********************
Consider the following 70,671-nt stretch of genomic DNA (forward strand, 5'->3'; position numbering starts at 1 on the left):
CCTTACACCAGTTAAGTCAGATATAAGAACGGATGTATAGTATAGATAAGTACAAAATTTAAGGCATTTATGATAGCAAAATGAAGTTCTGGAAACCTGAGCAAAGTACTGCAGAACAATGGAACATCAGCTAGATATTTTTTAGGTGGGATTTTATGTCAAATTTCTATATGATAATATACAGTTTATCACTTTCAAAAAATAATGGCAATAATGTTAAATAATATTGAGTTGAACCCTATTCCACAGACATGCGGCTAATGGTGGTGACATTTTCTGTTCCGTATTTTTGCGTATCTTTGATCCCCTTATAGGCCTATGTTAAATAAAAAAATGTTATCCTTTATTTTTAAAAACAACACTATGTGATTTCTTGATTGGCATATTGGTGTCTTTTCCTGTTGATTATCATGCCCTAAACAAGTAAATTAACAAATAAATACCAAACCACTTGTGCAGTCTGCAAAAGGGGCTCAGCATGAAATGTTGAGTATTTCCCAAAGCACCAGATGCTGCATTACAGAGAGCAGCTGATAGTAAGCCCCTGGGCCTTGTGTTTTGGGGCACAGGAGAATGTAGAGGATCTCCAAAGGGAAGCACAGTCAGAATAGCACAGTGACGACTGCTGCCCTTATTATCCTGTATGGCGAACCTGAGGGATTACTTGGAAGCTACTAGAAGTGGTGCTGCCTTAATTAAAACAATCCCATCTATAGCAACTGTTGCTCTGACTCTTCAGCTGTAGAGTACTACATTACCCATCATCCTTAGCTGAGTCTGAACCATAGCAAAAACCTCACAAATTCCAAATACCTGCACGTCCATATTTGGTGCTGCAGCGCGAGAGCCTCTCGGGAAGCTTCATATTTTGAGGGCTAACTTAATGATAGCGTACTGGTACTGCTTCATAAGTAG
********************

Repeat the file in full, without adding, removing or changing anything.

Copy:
Consider the following 70,671-nt stretch of genomic DNA (forward strand, 5'->3'; position numbering starts at 1 on the left):
CCTTACACCAGTTAAGTCAGATATAAGAACGGATGTATAGTATAGATAAGTACAAAATTTAAGGCATTTATGATAGCAAAATGAAGTTCTGGAAACCTGAGCAAAGTACTGCAGAACAATGGAACATCAGCTAGATATTTTTTAGGTGGGATTTTATGTCAAATTTCTATATGATAATATACAGTTTATCACTTTCAAAAAATAATGGCAATAATGTTAAATAATATTGAGTTGAACCCTATTCCACAGACATGCGGCTAATGGTGGTGACATTTTCTGTTCCGTATTTTTGCGTATCTTTGATCCCCTTATAGGCCTATGTTAAATAAAAAAATGTTATCCTTTATTTTTAAAAACAACACTATGTGATTTCTTGATTGGCATATTGGTGTCTTTTCCTGTTGATTATCATGCCCTAAACAAGTAAATTAACAAATAAATACCAAACCACTTGTGCAGTCTGCAAAAGGGGCTCAGCATGAAATGTTGAGTATTTCCCAAAGCACCAGATGCTGCATTACAGAGAGCAGCTGATAGTAAGCCCCTGGGCCTTGTGTTTTGGGGCACAGGAGAATGTAGAGGATCTCCAAAGGGAAGCACAGTCAGAATAGCACAGTGACGACTGCTGCCCTTATTATCCTGTATGGCGAACCTGAGGGATTACTTGGAAGCTACTAGAAGTGGTGCTGCCTTAATTAAAACAATCCCATCTATAGCAACTGTTGCTCTGACTCTTCAGCTGTAGAGTACTACATTACCCATCATCCTTAGCTGAGTCTGAACCATAGCAAAAACCTCACAAATTCCAAATACCTGCACGTCCATATTTGGTGCTGCAGCGCGAGAGCCTCTCGGGAAGCTTCATATTTTGAGGGCTAACTTAATGATAGCGTACTGGTACTGCTTCATAAGTAG